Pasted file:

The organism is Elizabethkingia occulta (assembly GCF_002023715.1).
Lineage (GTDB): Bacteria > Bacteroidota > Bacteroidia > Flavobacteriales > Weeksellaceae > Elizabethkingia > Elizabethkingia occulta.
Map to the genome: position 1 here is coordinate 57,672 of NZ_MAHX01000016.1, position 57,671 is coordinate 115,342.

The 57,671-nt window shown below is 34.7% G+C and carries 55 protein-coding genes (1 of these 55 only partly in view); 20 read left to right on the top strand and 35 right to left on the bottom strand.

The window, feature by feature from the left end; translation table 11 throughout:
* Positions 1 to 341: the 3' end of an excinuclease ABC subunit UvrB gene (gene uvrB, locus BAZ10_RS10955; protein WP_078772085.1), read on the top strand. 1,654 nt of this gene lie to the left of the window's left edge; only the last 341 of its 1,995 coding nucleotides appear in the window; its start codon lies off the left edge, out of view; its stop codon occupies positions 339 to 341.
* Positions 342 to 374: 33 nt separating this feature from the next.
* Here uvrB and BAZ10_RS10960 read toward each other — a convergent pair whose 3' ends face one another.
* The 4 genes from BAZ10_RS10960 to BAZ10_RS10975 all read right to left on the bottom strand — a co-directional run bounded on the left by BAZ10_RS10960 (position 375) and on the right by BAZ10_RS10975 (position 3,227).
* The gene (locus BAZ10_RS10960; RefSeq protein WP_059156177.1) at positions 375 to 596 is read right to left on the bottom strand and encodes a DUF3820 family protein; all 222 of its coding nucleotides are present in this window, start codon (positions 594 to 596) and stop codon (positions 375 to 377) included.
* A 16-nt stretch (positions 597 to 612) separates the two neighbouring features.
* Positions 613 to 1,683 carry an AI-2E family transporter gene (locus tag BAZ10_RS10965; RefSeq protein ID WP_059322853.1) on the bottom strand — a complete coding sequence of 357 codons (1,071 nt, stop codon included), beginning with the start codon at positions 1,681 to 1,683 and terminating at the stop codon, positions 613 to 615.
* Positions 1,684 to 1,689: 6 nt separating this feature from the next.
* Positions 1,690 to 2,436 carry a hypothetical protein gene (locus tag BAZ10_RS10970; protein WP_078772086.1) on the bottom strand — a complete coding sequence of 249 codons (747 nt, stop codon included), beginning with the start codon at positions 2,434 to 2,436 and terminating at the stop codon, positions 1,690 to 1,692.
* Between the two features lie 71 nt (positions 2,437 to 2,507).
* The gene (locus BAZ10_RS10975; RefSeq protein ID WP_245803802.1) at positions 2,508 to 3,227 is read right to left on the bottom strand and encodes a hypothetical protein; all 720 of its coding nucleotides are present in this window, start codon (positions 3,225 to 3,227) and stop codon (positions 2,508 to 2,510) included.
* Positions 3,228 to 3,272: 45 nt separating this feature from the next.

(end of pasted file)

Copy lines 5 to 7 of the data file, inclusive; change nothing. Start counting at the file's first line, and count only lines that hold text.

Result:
The window, feature by feature from the left end; translation table 11 throughout:
* Positions 1 to 341: the 3' end of an excinuclease ABC subunit UvrB gene (gene uvrB, locus BAZ10_RS10955; protein WP_078772085.1), read on the top strand. 1,654 nt of this gene lie to the left of the window's left edge; only the last 341 of its 1,995 coding nucleotides appear in the window; its start codon lies off the left edge, out of view; its stop codon occupies positions 339 to 341.
* Positions 342 to 374: 33 nt separating this feature from the next.